My cousin Helen Katherine might not appreciate me telling her age, so I’ll just give a hint that she is exactly ten years older than I am. (I’ll be 72 in July.) What makes her age remarkable though is that she retired from a life-long teaching career today. I have to admit I’m very proud of her. And she’d probably still be teaching if she hadn’t had a fainting episode that caused her doctors to remove driving privileges for six weeks or so, making it hard for her to get to her teaching suite on the second floor of a downtown Ohio office building.
She accepted this restriction with grace and found her way around by taxi and the goodness of friends—but also thought this might be God’s way of helping her move toward retirement. So even while being taxied around, HK strategized hauling her 29 years (in that location) worth of tutoring materials home to sort and disburse. To say nothing of all the furniture and decor she’d used.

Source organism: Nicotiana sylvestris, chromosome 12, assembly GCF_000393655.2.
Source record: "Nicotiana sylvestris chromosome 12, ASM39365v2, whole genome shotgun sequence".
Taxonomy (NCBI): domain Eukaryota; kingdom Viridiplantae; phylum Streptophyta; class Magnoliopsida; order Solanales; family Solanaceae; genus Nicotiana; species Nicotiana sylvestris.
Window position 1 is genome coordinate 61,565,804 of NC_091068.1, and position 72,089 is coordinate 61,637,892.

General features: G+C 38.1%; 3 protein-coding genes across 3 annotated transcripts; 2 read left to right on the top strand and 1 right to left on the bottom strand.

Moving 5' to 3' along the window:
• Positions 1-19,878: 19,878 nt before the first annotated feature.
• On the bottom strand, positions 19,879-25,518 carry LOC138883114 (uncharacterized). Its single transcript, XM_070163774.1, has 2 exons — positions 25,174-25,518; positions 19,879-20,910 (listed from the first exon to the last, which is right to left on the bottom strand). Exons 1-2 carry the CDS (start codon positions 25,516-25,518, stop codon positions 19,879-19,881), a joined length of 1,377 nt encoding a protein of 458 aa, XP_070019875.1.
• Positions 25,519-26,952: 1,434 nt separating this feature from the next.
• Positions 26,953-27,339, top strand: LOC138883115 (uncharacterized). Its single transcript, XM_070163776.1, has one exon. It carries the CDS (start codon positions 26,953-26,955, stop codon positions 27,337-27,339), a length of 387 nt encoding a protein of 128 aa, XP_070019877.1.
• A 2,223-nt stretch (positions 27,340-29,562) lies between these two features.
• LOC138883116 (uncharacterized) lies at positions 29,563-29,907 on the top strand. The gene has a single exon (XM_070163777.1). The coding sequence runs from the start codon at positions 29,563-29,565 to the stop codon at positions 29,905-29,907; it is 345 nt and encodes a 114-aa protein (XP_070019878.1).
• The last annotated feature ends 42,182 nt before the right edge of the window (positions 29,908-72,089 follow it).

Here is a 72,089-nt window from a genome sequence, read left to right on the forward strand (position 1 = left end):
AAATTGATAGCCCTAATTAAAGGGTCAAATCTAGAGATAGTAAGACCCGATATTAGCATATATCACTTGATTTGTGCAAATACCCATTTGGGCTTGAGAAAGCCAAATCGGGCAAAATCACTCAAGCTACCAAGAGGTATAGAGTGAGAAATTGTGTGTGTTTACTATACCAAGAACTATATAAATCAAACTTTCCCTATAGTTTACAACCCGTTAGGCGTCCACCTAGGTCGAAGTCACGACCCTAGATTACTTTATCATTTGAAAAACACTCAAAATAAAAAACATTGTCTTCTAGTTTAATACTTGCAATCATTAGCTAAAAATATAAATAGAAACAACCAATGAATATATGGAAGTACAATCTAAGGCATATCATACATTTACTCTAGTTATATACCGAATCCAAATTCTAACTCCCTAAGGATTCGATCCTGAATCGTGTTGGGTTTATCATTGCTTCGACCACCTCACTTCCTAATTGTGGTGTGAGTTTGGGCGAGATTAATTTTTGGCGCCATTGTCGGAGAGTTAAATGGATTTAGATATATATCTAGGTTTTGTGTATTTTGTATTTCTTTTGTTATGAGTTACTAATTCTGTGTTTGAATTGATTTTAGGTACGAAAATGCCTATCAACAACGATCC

I was a little surprised to note (from searching this blog) it’s been around 3.5 years since she gave me a personal tour of her office.
Those wasp nests and probably that armadillo have now found new admirers.
Moving out took many trips up and down these stairs.
And today, along with this photo . . .
. . . she sent this note to her close friends and me.
“It has happened! I am now officially retired from being paid for my teaching and tutoring students! . . . This poster was made by a fourth grade student. She has come for my tutoring for one year, but many of my current students have come for two or three years. I will really miss each of them and their families. And I will miss teaching too. I am very happy to have accomplished my huge goal of being almost all moved out of my tutoring office by today, having also distributed so very many teaching materials, knick knacks, and office furniture. So I do have many good feelings mixed with my sad ones. But I have fully accepted all this as God’s timing for me.”
I didn’t mention the plants that made their home in her office. These ferns did not find another home because there was no way HK could part with them.
Again in her own words: “These were my mother’s plants I watered as a child. Now that it is summer they can be put out on the front porch.”
What?! She watered these plants as a child? I had to ask if I’d read that right.
“Yes, indeed! Mom and I had the fern plants on the front porch all summer and put them inside in several ferneries during the winter. One of these did die some years ago, and I bought another. All are still in their same pots that Mom had them in.”